The previous Summerour building had been next to the old NHS, was itself torn down to make way for the new Baldwin Elementary. The school opened with a student population of 2,400, as of 2015 had an estimated 4,000; the demographic breakdown of the 3,649 students enrolled in 2013-2014 was: Male - 50.8% Female - 49.2% Native American/Alaskan - 0.2% Asian/Pacific Islander - 6.8% Black - 33.1% Hispanic - 37.6% White - 18.9% Multiracial - 3.4%65.5% of the students were eligible for free or reduced lunch. Norcross competes in Region 7-AAAAAAA; the school's mascot is the Blue Devil. The school competes in football, softball, lacrosse and field, cross country and diving, golf, tennis, competitive cheerleading, roller hockey. Norcross varsity boys' basketball team won the Class AAAAA Georgia state championship in 2006, 2007, 2008 and 2011, the Class AAAAAA state championship 2013; the girls won the basketball state championship in 2010 and 2011. Norcross's football team won the 2013 state championships.
Al-Farouq Aminu, NBA player for the Portland Trail Blazers Jeff Backus, former NFL player for the Detroit Lions Brice Butler, NFL player for the Dallas Cowboys Lorenzo Carter, NFL player for the New York Giants Geremy Davis, NFL player for the Los Angeles Chargers Max Garcia, NFL player for the Denver Broncos Brandon Goodwin, basketball player Larry Grant, former NFL player for the St. Louis Rams and San Francisco 49ers Chris Herndon, NFL player for the New York Jets Alvin Kamara, NFL player for the New Orleans Saints Jeremy Lamb, NBA player for the Charlotte Hornets Gani Lawal, former NBA player for the Phoenix Suns Chandler Massey, actor Jodie Meeks, NBA player for the Washington Wizards Diamond DeShields, WNBA player for the Chicago Sky Norcross High School
2017 NBA draft
The 2017 NBA draft was held on June 22, 2017, at Barclays Center in Brooklyn, New York. National Basketball Association teams took turns selecting amateur U. S. college basketball players and other eligible players, including international players. The draft lottery took place during the playoffs on May 16, 2017; the 53–29 Boston Celtics, who were the #1 seed in the Eastern Conference and reached the Eastern Conference Finals at the time of the NBA draft lottery, won the #1 pick with pick swapping rights thanks to a previous trade with the Brooklyn Nets, who had the worst record the previous season. The Los Angeles Lakers, who had risked losing their 2017 first round pick to the Philadelphia 76ers, moved up two spots to get the No. 2 pick, while Philadelphia moved up to receive the No. 3 pick due to the Sacramento Kings moving up in the draft, which activated pick swapping rights the 76ers had from an earlier trade. On June 19, four days before the NBA draft began, the Celtics and 76ers traded their top first round picks to each other, meaning the holders of the top four picks of this year's draft would be the same as the previous year's draft.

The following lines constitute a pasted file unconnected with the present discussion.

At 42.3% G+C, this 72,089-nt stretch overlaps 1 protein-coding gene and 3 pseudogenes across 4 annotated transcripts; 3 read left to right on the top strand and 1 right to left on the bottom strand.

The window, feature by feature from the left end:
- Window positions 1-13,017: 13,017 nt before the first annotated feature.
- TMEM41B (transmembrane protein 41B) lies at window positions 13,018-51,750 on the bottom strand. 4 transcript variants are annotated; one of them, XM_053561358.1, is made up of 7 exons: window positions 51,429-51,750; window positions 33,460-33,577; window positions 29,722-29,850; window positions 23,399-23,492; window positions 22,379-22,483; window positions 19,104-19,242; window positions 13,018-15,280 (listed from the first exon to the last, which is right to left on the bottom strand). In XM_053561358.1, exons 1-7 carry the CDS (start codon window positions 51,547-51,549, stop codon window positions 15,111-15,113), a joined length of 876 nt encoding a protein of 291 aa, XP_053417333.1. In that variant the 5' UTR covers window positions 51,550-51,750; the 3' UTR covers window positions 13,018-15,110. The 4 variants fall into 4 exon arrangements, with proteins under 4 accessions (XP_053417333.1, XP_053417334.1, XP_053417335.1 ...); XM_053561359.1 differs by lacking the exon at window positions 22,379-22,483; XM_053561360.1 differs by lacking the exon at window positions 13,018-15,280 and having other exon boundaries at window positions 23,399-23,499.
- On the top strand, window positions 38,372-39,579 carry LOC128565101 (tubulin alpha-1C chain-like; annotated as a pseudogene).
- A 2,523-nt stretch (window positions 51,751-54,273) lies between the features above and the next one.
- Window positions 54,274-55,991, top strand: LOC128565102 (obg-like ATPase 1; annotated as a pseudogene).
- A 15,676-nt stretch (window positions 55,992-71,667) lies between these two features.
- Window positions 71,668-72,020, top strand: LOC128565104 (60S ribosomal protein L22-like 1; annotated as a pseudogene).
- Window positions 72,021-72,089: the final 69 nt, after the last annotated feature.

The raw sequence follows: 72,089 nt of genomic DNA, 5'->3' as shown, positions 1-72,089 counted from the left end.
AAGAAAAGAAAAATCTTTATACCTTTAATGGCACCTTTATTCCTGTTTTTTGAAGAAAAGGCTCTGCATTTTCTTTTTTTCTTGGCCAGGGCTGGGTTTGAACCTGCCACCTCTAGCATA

The draft class is the youngest draft class with the most freshmen and fewest seniors selected in the first round. It was the third time, the second in a row, that three players were selected from Serbian team KK Mega Basket in the same draft, with it occurring during the 2014 and 2016 NBA draft; the draft received a lot of media coverage from ESPN pertaining to eventual No. 2 pick Lonzo Ball and his outspoken father, LaVar Ball, much to the chagrin of many sports fans and some ESPN employees. This was one of the rare occasions where a player drafted from their year did not win rookie of the year. Despite a terrific season from rookie Donovan Mitchell the award went to 2016 first overall pick Ben Simmons the first player to win the award in a year they weren’t drafted since Blake Griffin These players were not selected in the 2017 NBA Draft, but have played at least one game in the NBA; the draft is conducted under the eligibility rules established in the league's 2017 collective bargaining agreement with its player's union.